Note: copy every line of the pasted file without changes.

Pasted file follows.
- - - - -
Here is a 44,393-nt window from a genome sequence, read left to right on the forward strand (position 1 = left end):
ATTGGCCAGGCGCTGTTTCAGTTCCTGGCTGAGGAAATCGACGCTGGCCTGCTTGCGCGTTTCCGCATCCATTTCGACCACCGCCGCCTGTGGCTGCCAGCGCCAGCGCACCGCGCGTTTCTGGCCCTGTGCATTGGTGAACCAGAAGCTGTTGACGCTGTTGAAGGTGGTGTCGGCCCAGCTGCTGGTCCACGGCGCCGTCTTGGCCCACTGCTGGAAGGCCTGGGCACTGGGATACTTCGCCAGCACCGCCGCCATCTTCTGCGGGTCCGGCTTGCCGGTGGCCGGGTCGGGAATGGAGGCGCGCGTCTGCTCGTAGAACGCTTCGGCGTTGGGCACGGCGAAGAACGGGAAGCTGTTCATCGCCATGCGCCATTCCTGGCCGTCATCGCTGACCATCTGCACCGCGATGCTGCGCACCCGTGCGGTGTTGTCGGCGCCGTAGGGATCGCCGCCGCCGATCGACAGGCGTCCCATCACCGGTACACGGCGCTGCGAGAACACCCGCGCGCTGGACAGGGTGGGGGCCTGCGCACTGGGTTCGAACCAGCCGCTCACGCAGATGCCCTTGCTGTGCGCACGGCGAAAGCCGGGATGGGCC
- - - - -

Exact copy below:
Here is a 44,393-nt window from a genome sequence, read left to right on the forward strand (position 1 = left end):
ATTGGCCAGGCGCTGTTTCAGTTCCTGGCTGAGGAAATCGACGCTGGCCTGCTTGCGCGTTTCCGCATCCATTTCGACCACCGCCGCCTGTGGCTGCCAGCGCCAGCGCACCGCGCGTTTCTGGCCCTGTGCATTGGTGAACCAGAAGCTGTTGACGCTGTTGAAGGTGGTGTCGGCCCAGCTGCTGGTCCACGGCGCCGTCTTGGCCCACTGCTGGAAGGCCTGGGCACTGGGATACTTCGCCAGCACCGCCGCCATCTTCTGCGGGTCCGGCTTGCCGGTGGCCGGGTCGGGAATGGAGGCGCGCGTCTGCTCGTAGAACGCTTCGGCGTTGGGCACGGCGAAGAACGGGAAGCTGTTCATCGCCATGCGCCATTCCTGGCCGTCATCGCTGACCATCTGCACCGCGATGCTGCGCACCCGTGCGGTGTTGTCGGCGCCGTAGGGATCGCCGCCGCCGATCGACAGGCGTCCCATCACCGGTACACGGCGCTGCGAGAACACCCGCGCGCTGGACAGGGTGGGGGCCTGCGCACTGGGTTCGAACCAGCCGCTCACGCAGATGCCCTTGCTGTGCGCACGGCGAAAGCCGGGATGGGCC